Soaring temperatures and dry winds fanned the flames of over 20 bushfires raging in Queensland in late October 2023. Residents were evacuated from the town of Tara, where homes were destroyed in the blazes.
This image, acquired by the VIIRS (Visible Infrared Imaging Radiometer Suite) sensor on the Suomi NPP satellite, shows smoke from several fires burning in southeastern Queensland on October 24, 2023. On the same day, temperatures reached 40 degrees Celsius (104 degrees Fahrenheit), some of the highest on record for the region and date.
A fire burning in northeast Tara destroyed 16 homes and 11,000 hectares of bushland, according to news reports. Tara has a population of about 2,000 people and is within Western Downs, a fruit-growing region about 250 kilometers (155 miles) west of the state capital Brisbane. Although the emergency evacuation order for the town was lifted on October 26, Queensland Fire and Emergency Services told residents that it was not safe to return to their homes.
Smoke also billowed from the forested Carnarvon Gorge section of the Carnarvon National Park. The fire, active since late September, has been burning on the plateaus above the gorge, which features towering sandstone cliffs, diverse flora and fauna, and Aboriginal rock art.
The false-color image above, acquired by the OLI-2 (Operational Land Imager-2) on Landsat 9 on October 21, shows a burn scar from the fire, which has blazed through at least 31,000 hectares of land as of mid-October. According to news reports, protections have been put in place to prevent damage to Indigenous rock art in the park, which is now closed until November 13, 2023.
Hot and dry conditions descended on much of Australia during the southern hemisphere’s spring, leaving the country at a heightened risk for bushfires. Rainfall in September 2023 was 71 percent below the 1961–1990 average for the country, the driest September on record (since 1900). Forecasts by Australia’s Bureau of Meteorology expect that November to January rainfall will likely be below average across much of western, southern, and northeastern Australia.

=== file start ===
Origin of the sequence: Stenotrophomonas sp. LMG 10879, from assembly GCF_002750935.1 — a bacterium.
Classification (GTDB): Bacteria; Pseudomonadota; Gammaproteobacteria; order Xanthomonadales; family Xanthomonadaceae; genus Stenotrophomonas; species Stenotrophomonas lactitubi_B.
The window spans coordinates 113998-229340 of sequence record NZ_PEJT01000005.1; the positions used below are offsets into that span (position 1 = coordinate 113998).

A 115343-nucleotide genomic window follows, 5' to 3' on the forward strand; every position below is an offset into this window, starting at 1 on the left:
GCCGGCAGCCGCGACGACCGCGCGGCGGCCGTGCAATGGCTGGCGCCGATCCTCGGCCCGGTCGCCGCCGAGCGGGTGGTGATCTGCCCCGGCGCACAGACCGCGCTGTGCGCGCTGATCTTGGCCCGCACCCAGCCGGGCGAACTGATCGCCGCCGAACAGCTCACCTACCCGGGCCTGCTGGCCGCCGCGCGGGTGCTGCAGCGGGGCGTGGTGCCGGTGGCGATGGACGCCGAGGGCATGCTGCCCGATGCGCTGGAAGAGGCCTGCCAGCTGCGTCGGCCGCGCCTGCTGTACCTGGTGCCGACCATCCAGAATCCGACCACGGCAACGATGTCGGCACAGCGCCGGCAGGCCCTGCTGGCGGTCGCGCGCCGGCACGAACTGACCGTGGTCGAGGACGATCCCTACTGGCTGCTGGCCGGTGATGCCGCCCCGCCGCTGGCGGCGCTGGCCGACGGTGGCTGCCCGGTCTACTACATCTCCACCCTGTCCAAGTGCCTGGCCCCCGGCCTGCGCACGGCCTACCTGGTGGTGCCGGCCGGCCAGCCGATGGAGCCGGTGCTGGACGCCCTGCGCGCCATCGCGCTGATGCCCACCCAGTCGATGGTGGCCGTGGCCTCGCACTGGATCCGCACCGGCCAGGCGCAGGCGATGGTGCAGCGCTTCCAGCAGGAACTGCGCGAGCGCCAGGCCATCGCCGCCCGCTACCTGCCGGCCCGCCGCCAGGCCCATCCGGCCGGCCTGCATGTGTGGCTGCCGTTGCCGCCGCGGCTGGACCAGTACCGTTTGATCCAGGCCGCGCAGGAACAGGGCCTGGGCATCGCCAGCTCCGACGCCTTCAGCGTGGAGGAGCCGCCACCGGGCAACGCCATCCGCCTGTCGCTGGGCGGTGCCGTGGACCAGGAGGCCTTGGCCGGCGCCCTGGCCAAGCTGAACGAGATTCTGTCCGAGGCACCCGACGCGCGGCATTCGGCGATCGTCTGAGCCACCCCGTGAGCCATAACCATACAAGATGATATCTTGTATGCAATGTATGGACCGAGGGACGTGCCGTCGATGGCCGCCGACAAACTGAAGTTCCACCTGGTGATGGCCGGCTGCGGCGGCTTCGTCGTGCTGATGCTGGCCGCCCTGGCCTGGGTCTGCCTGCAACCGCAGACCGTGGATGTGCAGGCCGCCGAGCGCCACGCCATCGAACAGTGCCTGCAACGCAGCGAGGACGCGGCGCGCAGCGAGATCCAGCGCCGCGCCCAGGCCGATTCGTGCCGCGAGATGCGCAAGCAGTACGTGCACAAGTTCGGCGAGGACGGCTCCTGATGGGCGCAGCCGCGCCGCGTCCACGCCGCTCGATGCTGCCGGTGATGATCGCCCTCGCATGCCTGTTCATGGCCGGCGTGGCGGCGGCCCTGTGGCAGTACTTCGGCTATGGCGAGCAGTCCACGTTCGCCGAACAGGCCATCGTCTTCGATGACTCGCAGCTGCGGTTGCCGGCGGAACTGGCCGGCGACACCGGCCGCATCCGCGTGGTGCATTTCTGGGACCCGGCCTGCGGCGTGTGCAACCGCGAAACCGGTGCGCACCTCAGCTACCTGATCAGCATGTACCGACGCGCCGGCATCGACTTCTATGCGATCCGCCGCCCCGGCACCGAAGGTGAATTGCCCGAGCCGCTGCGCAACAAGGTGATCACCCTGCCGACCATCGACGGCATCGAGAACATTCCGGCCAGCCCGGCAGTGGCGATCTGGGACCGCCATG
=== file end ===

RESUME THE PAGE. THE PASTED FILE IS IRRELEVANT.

The Australasian Fire Authorities Council (the council for fire services in Australia and New Zealand) predicted an increased risk of springtime bushfires, especially in the central and eastern parts of Australia. The council noted that plentiful rainfall from three consecutive La Niña years had built up vegetation in rangelands. Now, the return of El Niño, on top of human-caused warming, is contributing to warm and dry conditions that allow plants to dry out and fuel fires. El Niño typically leads to reduced rainfall in the spring for eastern Australia, and warmer days for the southern two-thirds of the country.
Some of the world’s largest and fastest spreading fires burn in the grasslands and shrublands of Australia, according to a database chronicling the dynamics of 13.3 million fires observed by NASA’s MODIS (Moderate Resolution Imaging Spectroradiometer) instruments between 2003 and 2016. The largest fire in the record followed the 2007 La Niña, and according to the authors of the database, similar large fires in arid regions of South Africa and Australia have typically followed La Niña years.
NASA Earth Observatory images by Wanmei Liang, using VIIRS data from NASA EOSDIS LANCE, GIBS/Worldview, and the Suomi National Polar-orbiting Partnership and Landsat data from the U.S. Geological Survey. Story by Emily Cassidy.